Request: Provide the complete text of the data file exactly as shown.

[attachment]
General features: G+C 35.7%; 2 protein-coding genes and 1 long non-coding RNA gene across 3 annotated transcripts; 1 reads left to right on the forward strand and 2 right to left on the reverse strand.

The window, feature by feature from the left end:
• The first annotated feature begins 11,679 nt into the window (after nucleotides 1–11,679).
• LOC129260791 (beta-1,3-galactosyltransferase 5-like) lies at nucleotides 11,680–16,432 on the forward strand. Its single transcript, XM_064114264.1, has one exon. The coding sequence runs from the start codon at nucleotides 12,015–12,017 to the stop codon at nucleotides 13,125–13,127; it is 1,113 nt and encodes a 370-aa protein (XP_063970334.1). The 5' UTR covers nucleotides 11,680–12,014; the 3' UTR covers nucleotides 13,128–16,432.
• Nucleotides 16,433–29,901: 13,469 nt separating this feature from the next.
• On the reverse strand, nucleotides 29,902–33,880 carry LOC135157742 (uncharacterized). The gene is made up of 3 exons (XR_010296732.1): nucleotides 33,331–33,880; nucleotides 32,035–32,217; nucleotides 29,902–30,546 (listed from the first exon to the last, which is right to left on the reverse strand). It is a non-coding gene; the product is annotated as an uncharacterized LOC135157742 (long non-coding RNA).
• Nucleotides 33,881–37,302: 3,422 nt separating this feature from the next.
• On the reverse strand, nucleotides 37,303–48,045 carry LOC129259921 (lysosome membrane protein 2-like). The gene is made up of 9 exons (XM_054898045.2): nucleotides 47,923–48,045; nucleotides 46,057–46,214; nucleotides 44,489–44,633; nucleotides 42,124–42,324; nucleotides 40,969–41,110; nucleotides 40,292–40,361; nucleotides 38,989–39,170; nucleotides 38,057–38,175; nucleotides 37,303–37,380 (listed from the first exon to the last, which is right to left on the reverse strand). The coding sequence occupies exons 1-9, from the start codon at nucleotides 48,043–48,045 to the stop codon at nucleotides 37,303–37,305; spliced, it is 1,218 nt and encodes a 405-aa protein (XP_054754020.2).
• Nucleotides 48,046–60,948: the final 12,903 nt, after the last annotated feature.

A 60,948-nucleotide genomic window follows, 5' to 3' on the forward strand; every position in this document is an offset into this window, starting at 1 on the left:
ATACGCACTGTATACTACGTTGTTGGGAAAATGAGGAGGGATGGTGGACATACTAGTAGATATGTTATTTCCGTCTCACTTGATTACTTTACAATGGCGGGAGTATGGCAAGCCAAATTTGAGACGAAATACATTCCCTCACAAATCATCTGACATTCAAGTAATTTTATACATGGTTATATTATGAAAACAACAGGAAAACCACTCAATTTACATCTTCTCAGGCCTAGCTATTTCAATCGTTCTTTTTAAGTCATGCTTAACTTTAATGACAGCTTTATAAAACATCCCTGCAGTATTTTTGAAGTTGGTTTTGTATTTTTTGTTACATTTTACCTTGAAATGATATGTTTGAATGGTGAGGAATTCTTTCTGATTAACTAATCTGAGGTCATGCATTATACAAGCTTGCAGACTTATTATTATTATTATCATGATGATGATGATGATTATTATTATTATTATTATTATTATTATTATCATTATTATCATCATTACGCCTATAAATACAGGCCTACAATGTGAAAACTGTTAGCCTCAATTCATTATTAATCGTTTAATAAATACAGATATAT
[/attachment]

General features: G+C 35.7%; 2 protein-coding genes and 1 long non-coding RNA gene across 3 annotated transcripts; 1 reads left to right on the forward strand and 2 right to left on the reverse strand.

The window, feature by feature from the left end:
• The first annotated feature begins 11,679 nt into the window (after nucleotides 1–11,679).
• LOC129260791 (beta-1,3-galactosyltransferase 5-like) lies at nucleotides 11,680–16,432 on the forward strand. Its single transcript, XM_064114264.1, has one exon. The coding sequence runs from the start codon at nucleotides 12,015–12,017 to the stop codon at nucleotides 13,125–13,127; it is 1,113 nt and encodes a 370-aa protein (XP_063970334.1). The 5' UTR covers nucleotides 11,680–12,014; the 3' UTR covers nucleotides 13,128–16,432.
• Nucleotides 16,433–29,901: 13,469 nt separating this feature from the next.
• On the reverse strand, nucleotides 29,902–33,880 carry LOC135157742 (uncharacterized). The gene is made up of 3 exons (XR_010296732.1): nucleotides 33,331–33,880; nucleotides 32,035–32,217; nucleotides 29,902–30,546 (listed from the first exon to the last, which is right to left on the reverse strand). It is a non-coding gene; the product is annotated as an uncharacterized LOC135157742 (long non-coding RNA).
• Nucleotides 33,881–37,302: 3,422 nt separating this feature from the next.
• On the reverse strand, nucleotides 37,303–48,045 carry LOC129259921 (lysosome membrane protein 2-like). The gene is made up of 9 exons (XM_054898045.2): nucleotides 47,923–48,045; nucleotides 46,057–46,214; nucleotides 44,489–44,633; nucleotides 42,124–42,324; nucleotides 40,969–41,110; nucleotides 40,292–40,361; nucleotides 38,989–39,170; nucleotides 38,057–38,175; nucleotides 37,303–37,380 (listed from the first exon to the last, which is right to left on the reverse strand). The coding sequence occupies exons 1-9, from the start codon at nucleotides 48,043–48,045 to the stop codon at nucleotides 37,303–37,305; spliced, it is 1,218 nt and encodes a 405-aa protein (XP_054754020.2).
• Nucleotides 48,046–60,948: the final 12,903 nt, after the last annotated feature.

A 60,948-nucleotide genomic window follows, 5' to 3' on the forward strand; every position in this document is an offset into this window, starting at 1 on the left:
ATACGCACTGTATACTACGTTGTTGGGAAAATGAGGAGGGATGGTGGACATACTAGTAGATATGTTATTTCCGTCTCACTTGATTACTTTACAATGGCGGGAGTATGGCAAGCCAAATTTGAGACGAAATACATTCCCTCACAAATCATCTGACATTCAAGTAATTTTATACATGGTTATATTATGAAAACAACAGGAAAACCACTCAATTTACATCTTCTCAGGCCTAGCTATTTCAATCGTTCTTTTTAAGTCATGCTTAACTTTAATGACAGCTTTATAAAACATCCCTGCAGTATTTTTGAAGTTGGTTTTGTATTTTTTGTTACATTTTACCTTGAAATGATATGTTTGAATGGTGAGGAATTCTTTCTGATTAACTAATCTGAGGTCATGCATTATACAAGCTTGCAGACTTATTATTATTATTATCATGATGATGATGATGATTATTATTATTATTATTATTATTATTATTATCATTATTATCATCATTACGCCTATAAATACAGGCCTACAATGTGAAAACTGTTAGCCTCAATTCATTATTAATCGTTTAATAAATACAGATATAT